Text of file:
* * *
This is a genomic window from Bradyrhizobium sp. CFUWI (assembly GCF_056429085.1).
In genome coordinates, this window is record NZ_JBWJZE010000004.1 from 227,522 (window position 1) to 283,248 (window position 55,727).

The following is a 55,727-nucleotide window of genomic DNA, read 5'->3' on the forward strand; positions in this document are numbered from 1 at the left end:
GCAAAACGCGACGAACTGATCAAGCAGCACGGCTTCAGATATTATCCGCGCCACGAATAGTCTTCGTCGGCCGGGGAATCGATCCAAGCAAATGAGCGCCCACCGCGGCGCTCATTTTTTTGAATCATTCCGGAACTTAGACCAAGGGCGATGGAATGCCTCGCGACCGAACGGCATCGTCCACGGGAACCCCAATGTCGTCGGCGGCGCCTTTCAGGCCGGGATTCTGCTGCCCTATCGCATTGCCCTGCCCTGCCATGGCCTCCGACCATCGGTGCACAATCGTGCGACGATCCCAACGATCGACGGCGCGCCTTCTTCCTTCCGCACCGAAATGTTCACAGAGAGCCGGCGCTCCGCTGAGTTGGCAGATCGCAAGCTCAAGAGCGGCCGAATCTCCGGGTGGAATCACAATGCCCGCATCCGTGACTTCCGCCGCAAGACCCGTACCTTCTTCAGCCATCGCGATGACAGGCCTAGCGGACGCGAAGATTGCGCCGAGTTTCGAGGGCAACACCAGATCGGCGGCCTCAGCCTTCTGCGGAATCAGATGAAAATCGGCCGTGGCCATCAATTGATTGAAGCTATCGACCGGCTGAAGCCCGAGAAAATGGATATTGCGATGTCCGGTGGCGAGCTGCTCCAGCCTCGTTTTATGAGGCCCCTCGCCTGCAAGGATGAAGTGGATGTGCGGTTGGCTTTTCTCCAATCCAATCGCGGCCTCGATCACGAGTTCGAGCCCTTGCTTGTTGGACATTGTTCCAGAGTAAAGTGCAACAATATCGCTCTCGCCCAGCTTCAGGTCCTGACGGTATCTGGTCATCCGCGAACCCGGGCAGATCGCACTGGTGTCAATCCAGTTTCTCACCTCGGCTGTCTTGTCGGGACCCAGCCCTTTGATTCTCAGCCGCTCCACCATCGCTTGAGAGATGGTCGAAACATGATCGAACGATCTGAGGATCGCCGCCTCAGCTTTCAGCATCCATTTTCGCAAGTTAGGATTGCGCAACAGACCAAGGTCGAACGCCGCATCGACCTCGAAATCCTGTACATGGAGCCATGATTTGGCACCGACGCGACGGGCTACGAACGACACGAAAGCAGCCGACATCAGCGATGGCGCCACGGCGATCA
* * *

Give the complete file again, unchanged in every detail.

This is a genomic window from Bradyrhizobium sp. CFUWI (assembly GCF_056429085.1).
In genome coordinates, this window is record NZ_JBWJZE010000004.1 from 227,522 (window position 1) to 283,248 (window position 55,727).

The following is a 55,727-nucleotide window of genomic DNA, read 5'->3' on the forward strand; positions in this document are numbered from 1 at the left end:
GCAAAACGCGACGAACTGATCAAGCAGCACGGCTTCAGATATTATCCGCGCCACGAATAGTCTTCGTCGGCCGGGGAATCGATCCAAGCAAATGAGCGCCCACCGCGGCGCTCATTTTTTTGAATCATTCCGGAACTTAGACCAAGGGCGATGGAATGCCTCGCGACCGAACGGCATCGTCCACGGGAACCCCAATGTCGTCGGCGGCGCCTTTCAGGCCGGGATTCTGCTGCCCTATCGCATTGCCCTGCCCTGCCATGGCCTCCGACCATCGGTGCACAATCGTGCGACGATCCCAACGATCGACGGCGCGCCTTCTTCCTTCCGCACCGAAATGTTCACAGAGAGCCGGCGCTCCGCTGAGTTGGCAGATCGCAAGCTCAAGAGCGGCCGAATCTCCGGGTGGAATCACAATGCCCGCATCCGTGACTTCCGCCGCAAGACCCGTACCTTCTTCAGCCATCGCGATGACAGGCCTAGCGGACGCGAAGATTGCGCCGAGTTTCGAGGGCAACACCAGATCGGCGGCCTCAGCCTTCTGCGGAATCAGATGAAAATCGGCCGTGGCCATCAATTGATTGAAGCTATCGACCGGCTGAAGCCCGAGAAAATGGATATTGCGATGTCCGGTGGCGAGCTGCTCCAGCCTCGTTTTATGAGGCCCCTCGCCTGCAAGGATGAAGTGGATGTGCGGTTGGCTTTTCTCCAATCCAATCGCGGCCTCGATCACGAGTTCGAGCCCTTGCTTGTTGGACATTGTTCCAGAGTAAAGTGCAACAATATCGCTCTCGCCCAGCTTCAGGTCCTGACGGTATCTGGTCATCCGCGAACCCGGGCAGATCGCACTGGTGTCAATCCAGTTTCTCACCTCGGCTGTCTTGTCGGGACCCAGCCCTTTGATTCTCAGCCGCTCCACCATCGCTTGAGAGATGGTCGAAACATGATCGAACGATCTGAGGATCGCCGCCTCAGCTTTCAGCATCCATTTTCGCAAGTTAGGATTGCGCAACAGACCAAGGTCGAACGCCGCATCGACCTCGAAATCCTGTACATGGAGCCATGATTTGGCACCGACGCGACGGGCTACGAACGACACGAAAGCAGCCGACATCAGCGATGGCGCCACGGCGATCA